Former Coventry City winger John Salako believes Chris Coleman was not given enough time.
Coleman was sacked as manager on Tuesday, two days after the Sky Blues finished the Championship season with a humiliating 4-0 home defeat by Watford.
After the final-day loss he said his players had to take responsibility after a run of 11 games without a win, but three days later his 26-month reign was brought to an end by chairman Ray Ranson.
But Salako, who spent three years with the Midlands club and played in the same Crystal Palace team as Coleman, believes he wasn't given enough time to get them back into the Premier League.
The Welshman had been in the job for 24 months but Salako, who spent three years at the club and played in the same side as him for Crystal Palace, insists it was not long enough.
"That would've been the remit for Chris, getting into the play-offs and then maybe the promised land of the Premier League," he told Sky Sports News.
"Chris would've wanted to get in there but I think the conversations he'd have had with the board and Ray (Ranson) he'd have said we're effectively on the right track.
"At the heart of any club has to be stability - there has to be a plan in place and you need to stick with that. But different pressures come in, things change and decisions have to be made. No manager gets enough time to build and create the type of success they are trying to achieve.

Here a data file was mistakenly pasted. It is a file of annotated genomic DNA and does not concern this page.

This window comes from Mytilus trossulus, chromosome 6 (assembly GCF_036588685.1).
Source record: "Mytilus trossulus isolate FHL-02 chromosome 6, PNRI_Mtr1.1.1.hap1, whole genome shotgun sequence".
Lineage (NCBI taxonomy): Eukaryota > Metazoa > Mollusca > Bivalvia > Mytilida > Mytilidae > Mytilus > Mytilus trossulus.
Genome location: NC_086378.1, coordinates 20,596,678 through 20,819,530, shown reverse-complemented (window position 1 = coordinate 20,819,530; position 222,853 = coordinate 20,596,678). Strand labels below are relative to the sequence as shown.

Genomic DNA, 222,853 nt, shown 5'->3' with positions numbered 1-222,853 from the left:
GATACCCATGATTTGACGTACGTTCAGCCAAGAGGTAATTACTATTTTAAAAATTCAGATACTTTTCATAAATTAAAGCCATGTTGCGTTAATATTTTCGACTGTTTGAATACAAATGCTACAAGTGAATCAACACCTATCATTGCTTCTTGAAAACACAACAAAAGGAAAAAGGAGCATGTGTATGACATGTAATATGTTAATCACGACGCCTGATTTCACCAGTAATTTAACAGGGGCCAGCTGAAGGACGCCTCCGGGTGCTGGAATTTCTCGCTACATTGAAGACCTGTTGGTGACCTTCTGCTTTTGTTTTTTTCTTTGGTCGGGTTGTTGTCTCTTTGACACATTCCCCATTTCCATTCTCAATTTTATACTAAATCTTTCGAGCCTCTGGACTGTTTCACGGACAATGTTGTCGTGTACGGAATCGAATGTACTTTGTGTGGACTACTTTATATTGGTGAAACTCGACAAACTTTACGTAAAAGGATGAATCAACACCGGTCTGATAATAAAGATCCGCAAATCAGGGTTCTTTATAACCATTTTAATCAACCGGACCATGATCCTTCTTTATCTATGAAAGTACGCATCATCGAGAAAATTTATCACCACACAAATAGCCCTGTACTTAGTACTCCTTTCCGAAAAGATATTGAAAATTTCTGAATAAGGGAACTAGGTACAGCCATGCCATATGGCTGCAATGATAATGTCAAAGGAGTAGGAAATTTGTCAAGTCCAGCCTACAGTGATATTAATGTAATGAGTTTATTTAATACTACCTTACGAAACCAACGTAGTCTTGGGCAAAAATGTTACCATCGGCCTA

"That's what every club wants, but there certainly isn't stability there - it's the short time he's been given. He fought fires at Fulham, went abroad to Spain and came back but hasn't achieved what he wanted to achieve at Coventry.
"The ultimate thing that brings down the axe on most managers is that you're not going forwards, you're going backwards and you've lost the dressing room and the belief of the fans and the players."
In his spell in charge Coleman recouped more than £5million in transfer fees and spent just £650,000 bringing players to the club.
Salako though, says that is now par for the course in the Championship and Leagues One and Two and suggested that he had failed to sign enough quality players, even for the constraints in place.
"I think ultimately you have to look at the players he's signed," he said.
"He hasn't had a lot of money to spend but he's given himself that expectation when they looked like they were heading for the play-offs, but tailed away quite badly and when you have lost the dressing room, it's time to make a change.
"That's the way a lot of managers have to work now. Young managers have to come in and really have to cut their cloth accordingly.
"Coventry have a very difficult financial situation, they have lost a lot of their talent - Danny Fox has gone and he was a great player for them - and it must be demoralising to lose players. But that's the nature of the job.
"I think Coventry have made the decision to take them forward - they obviously feel the progression isn't going to be there."